Grants and Fellowships

  1. Postdoctoral Research Fellowship (Carnegie Corporation of New York Postdoctoral Fellow). The "Next Generation of Academics in Africa" project at the University of cape Town, funded by the Carnegie Corporation of New York (CCNY). 2014 Grant Recipient.

Rodrick did his Postdoctoral Research Fellowship (Carnegie Corporation of New York Postdoctoral Fellow) in Dr. Zenda Woodman’s HIV: Structure-Function and Viral Fitness Research Group at the University of Cape Town, Department of Molecular and Cell Biology. He was working on the molecular mechanisms involved in the transmission of HIV, focusing on the gp140 envelope protein trimers. The project involved the expression, purification, biophysical, biochemical, and antigenicity analysis of gp140 trimers from transmitter/founder and chronic viruses and pseudovirus neutralization assays that could pave the way for HIV preclinical and clinical vaccine trials. Experiments were designed to understand the role of envelope N-glycosylation in viral fitness. A panel of site-directed glycosylation mutants was generated to investigate the role of specific potential glycosylation sites in transmission.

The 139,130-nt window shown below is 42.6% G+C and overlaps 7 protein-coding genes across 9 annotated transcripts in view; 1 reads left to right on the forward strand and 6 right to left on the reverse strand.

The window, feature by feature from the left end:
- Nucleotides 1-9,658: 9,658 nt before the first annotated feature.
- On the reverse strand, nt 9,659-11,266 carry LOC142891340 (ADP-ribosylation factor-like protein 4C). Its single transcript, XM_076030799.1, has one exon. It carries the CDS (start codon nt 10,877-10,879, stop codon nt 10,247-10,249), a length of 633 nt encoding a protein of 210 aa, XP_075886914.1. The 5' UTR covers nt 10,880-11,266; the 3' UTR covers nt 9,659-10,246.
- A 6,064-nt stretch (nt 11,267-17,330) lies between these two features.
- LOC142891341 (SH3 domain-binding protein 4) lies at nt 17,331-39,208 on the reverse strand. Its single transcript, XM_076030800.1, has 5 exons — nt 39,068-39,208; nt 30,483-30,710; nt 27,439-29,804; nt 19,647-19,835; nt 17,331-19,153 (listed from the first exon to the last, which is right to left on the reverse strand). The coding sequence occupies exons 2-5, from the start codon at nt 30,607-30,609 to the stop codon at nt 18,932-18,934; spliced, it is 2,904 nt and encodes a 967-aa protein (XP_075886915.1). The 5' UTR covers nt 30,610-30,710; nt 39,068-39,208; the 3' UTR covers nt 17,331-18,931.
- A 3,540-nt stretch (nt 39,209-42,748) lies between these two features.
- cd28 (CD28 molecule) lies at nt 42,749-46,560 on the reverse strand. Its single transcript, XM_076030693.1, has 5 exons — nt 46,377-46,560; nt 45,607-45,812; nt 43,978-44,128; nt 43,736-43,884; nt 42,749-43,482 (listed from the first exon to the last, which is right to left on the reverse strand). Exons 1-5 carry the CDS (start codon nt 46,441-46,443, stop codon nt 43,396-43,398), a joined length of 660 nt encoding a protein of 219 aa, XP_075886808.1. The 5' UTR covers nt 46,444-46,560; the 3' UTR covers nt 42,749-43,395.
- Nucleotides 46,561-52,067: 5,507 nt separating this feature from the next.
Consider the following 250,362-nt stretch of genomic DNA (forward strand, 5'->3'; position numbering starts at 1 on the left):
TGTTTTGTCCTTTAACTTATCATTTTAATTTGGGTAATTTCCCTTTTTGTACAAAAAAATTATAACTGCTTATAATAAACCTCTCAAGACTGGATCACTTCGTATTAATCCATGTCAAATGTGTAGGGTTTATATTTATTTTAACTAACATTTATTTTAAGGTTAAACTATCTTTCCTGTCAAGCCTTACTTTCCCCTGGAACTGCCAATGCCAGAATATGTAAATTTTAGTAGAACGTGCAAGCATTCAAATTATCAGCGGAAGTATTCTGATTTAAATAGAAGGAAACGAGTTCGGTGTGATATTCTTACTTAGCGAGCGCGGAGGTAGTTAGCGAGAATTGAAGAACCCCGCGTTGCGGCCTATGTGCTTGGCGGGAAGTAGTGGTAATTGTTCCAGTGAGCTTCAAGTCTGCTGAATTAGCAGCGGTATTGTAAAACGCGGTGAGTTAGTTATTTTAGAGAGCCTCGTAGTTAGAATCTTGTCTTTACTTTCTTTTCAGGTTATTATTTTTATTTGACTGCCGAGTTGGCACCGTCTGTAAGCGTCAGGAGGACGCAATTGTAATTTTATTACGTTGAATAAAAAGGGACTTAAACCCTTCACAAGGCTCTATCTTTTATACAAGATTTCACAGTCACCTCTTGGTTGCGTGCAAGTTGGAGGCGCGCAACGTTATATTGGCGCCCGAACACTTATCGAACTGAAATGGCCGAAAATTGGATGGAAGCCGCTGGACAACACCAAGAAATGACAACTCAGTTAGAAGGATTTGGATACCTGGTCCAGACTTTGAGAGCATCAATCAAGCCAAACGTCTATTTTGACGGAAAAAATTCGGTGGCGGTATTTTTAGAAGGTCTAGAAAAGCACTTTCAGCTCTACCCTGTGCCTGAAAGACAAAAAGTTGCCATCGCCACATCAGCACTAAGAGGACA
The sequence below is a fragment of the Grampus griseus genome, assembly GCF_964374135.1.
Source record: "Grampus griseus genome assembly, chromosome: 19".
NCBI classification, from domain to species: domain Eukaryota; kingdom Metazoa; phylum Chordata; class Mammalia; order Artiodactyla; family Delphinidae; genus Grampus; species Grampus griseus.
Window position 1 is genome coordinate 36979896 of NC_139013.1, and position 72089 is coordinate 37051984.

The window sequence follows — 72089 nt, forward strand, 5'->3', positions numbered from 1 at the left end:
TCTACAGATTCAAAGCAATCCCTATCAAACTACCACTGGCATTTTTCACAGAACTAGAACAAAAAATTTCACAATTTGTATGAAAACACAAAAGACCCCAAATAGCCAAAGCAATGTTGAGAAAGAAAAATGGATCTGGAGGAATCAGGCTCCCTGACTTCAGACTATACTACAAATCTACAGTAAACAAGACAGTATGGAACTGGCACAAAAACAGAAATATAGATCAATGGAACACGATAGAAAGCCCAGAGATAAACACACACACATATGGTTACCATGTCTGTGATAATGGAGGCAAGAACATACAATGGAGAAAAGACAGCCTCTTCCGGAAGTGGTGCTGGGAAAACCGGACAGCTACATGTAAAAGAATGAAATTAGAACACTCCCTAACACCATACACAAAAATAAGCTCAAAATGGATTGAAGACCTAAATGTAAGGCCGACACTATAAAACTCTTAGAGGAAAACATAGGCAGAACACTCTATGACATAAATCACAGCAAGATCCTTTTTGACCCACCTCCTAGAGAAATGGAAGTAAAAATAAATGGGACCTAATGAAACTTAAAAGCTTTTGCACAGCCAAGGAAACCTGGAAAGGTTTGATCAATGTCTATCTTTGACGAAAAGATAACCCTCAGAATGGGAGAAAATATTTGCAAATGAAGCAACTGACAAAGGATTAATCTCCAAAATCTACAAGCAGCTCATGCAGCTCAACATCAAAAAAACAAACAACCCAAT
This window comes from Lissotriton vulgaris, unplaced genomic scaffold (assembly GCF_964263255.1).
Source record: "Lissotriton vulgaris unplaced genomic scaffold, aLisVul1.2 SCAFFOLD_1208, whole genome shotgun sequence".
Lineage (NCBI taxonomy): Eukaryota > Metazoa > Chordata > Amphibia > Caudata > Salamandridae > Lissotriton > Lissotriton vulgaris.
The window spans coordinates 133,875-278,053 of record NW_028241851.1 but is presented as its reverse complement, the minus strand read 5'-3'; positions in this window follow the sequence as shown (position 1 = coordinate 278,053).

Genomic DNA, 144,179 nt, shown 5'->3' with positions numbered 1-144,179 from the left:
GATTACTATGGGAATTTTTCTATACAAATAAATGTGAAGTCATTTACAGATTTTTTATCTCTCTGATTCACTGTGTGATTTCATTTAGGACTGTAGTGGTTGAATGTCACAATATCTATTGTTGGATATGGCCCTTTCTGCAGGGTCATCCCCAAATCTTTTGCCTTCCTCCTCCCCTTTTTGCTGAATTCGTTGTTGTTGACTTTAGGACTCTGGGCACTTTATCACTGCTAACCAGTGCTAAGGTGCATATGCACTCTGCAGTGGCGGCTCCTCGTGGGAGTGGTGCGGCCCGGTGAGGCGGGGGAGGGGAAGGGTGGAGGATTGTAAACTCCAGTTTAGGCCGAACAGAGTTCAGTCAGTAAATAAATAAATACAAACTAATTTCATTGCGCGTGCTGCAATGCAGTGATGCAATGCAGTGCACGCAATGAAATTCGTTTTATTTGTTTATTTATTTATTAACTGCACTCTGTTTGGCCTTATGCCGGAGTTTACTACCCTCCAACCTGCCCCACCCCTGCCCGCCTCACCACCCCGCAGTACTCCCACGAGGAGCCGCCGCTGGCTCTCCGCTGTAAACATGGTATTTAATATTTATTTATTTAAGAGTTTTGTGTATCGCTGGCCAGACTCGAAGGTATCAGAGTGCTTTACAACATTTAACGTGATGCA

1. Sheffield University, MPhil/Ph.D. Scholarship under the BBSRC's Membrane Protein Structure Initiative Grant

In 2004, the Biotechnology and Biological Sciences Research Council (BBSRC), as part of their Structural Proteomics of Rational Targets (SPoRT) initiative, funded the MPSi (Membrane Protein Structure initiative) consortium. MPSi was formed from most of the leading UK university-based groups involved in determining the structure and function of membrane proteins. It contains groups from the Universities of Glasgow, Leeds, Sheffield, Oxford, Manchester, Imperial College, Birkbeck College, and Daresbury Laboratory. The main aim of this consortium was, using predominantly prokaryotic transporters and ion channels, to establish high-throughput methods designed to overcome the main bottlenecks in the processes involved in determining the structures of membrane proteins. At the same time, there was the intention to embed the full range of skills required to breech these bottlenecks in each of the participating laboratories. Adopting high throughput strategies requires automation, and the MPSi grant funded state-of-the-art robotics to help achieve this.